Blair Tindall’s book, Mozart in the Jungle, is like getting two books for the price of one. Tindall creatively weaves together a memoir based on her life as a classical musician along with a stunning exposé on the business aspect of classical music. Shifting back and forth between the two, she keeps the reader engaged and avoids getting too bogged down in either realm.
Blair is a professional Oboist and journalist. Having spent decades in NYC playing with the New York Philharmonic and other orchestras around town, including long stints in the pit of several Broadway musicals, Blair provides an entertaining view of her life as a classical musician. From sexual escapades, to rampant drug and alcohol use, near-poverty existence, and intense competition among musicians, Tindall doesn’t leave one stone unturned when it comes to describing her anything-but-glorious (albeit, at times, raucous and fun) life as an oboist. Musicians may look stunning on stage in their sophisticated black formal wear, but underneath Blair contends, they suffer from low wages; meager, if any, health and retirement benefits; repetitive use injuries resulting from endless hours of playing; and little camaraderie. In fact, when it comes to job satisfaction, Tindall reports that they rank among the worst, even lower than federal prison guards. At 40, faced with no future in the music world, and having no formal education to speak of, Tindall boldly returned to school to re-engineer her career.
The memoir aspect of the book is shocking. But no where near as shocking as her revelations into the business side of classical music. This is where Tindall relies on her journalism expertise to reveal the ugly underbelly of the business. From the philanthropy that fed the system during the 1960s, to the impact of unions and the reliance on public monies to maintain their existence in the 80s and 90s — it is not a pretty picture for the world of classical music. More recently, with the advent of CDs, the proliferation of classical music has flooded the market causing supply to far outpace demand. This combined with the impact of synthesizers on reducing the number of musicians required for studio gigs, continues to diminish opportunities in the world of classical music. Tindall warns all young musicians to think long and hard before embarking on a career in this field. Too many musicians are already chasing too few gigs, in an environment that is notorious for its dissatisfied constituents.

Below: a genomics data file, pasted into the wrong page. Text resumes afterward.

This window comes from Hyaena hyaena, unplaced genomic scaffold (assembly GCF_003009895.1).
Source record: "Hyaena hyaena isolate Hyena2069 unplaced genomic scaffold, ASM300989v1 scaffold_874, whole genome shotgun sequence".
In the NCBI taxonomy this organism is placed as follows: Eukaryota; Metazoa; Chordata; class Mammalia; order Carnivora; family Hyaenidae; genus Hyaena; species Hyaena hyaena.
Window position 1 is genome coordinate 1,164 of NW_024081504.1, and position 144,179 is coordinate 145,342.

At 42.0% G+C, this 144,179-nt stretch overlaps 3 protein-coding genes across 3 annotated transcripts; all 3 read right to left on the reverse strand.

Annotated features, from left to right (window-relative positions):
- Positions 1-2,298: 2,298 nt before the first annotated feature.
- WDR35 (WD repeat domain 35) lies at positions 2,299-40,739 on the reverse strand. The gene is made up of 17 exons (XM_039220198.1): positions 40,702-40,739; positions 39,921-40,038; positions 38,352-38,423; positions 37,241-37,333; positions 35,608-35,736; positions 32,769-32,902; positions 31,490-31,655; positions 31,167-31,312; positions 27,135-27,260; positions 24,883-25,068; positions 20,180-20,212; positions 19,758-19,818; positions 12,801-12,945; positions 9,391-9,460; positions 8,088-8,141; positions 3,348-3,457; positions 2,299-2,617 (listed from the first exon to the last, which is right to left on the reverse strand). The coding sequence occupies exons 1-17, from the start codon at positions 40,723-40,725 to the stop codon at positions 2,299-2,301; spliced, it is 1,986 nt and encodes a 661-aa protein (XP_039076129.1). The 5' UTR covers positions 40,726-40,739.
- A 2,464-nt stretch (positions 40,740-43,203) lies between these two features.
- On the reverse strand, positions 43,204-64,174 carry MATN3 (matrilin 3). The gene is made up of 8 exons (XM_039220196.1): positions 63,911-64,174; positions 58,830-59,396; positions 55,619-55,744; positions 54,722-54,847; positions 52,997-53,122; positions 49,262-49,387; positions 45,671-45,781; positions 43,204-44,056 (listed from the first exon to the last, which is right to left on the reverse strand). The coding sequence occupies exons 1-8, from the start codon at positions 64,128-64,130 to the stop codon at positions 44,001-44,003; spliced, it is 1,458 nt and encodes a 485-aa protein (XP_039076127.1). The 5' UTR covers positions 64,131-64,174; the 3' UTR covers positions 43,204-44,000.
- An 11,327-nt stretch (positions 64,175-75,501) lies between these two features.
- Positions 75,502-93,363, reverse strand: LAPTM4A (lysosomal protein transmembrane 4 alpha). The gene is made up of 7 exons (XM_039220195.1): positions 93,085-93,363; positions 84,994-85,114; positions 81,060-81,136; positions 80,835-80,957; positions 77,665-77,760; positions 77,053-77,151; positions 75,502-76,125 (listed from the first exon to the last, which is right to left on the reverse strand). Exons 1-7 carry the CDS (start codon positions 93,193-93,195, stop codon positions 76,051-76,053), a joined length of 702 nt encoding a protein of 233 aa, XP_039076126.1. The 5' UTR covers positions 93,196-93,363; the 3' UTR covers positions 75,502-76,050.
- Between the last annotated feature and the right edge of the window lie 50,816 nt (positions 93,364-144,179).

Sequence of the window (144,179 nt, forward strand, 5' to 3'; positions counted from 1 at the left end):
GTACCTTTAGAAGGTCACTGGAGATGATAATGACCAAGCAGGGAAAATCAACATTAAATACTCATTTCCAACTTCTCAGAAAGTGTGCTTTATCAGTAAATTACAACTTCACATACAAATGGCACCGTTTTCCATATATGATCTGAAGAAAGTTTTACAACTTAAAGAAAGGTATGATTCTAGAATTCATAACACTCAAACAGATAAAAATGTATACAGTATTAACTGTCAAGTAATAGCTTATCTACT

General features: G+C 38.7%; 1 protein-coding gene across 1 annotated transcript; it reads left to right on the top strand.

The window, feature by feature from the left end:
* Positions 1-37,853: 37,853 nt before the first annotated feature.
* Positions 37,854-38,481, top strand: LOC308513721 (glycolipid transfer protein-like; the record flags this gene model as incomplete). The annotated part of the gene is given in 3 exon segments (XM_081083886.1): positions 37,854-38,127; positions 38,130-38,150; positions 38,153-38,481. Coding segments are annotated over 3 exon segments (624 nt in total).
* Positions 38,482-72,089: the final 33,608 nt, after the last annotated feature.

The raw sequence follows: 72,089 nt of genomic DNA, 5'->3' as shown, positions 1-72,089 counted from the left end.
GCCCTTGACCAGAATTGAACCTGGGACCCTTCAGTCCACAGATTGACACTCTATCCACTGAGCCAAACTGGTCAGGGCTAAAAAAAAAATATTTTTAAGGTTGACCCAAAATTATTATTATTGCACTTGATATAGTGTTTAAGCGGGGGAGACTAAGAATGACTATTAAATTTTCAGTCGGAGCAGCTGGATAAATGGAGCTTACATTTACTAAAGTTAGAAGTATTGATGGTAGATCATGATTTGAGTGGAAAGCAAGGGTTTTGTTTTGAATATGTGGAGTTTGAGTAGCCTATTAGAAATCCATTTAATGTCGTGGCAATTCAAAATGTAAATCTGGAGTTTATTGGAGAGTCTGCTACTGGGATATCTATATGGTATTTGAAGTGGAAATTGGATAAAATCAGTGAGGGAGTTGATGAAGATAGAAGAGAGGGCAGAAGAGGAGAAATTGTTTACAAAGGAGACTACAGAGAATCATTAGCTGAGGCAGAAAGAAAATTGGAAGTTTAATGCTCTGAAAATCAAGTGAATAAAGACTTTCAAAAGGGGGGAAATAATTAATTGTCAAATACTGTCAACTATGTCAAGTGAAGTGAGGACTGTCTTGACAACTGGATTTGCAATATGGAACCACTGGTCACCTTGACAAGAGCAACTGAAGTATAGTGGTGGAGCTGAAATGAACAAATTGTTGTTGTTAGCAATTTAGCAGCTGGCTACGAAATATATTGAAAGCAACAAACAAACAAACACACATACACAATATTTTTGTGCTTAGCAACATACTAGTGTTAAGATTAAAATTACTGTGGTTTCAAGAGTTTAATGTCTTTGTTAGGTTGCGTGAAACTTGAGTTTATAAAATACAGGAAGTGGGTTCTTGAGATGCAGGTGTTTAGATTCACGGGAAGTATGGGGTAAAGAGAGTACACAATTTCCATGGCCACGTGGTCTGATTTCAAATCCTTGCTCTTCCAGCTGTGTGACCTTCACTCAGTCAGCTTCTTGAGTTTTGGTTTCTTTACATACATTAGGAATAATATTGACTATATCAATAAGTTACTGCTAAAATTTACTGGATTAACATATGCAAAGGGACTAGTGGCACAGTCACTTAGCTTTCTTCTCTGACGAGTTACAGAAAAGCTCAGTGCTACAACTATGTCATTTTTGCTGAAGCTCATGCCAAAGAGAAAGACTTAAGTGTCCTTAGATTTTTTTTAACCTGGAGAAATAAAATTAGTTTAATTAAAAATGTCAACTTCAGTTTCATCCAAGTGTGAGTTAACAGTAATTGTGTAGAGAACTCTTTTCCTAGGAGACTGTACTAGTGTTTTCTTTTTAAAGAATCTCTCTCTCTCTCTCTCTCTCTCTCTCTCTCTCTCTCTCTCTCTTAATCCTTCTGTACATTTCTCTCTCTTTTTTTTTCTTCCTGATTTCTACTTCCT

It is definitely an interesting look at the world of classical music from both a personal and business perspective. But beware: the unending references to Tindall’s sexual prowess used to accomplish her musical aspirations does get a bit tiring. And it is important to remember that this is only one person’s experience. Not every classical musician relies on drugs or sex to achieve special favors in the form of gigs or position within an orchestra. But that wouldn’t be exciting enough to generate a book, or a wildly successful series under the same title, on Amazon (which I also recommend).
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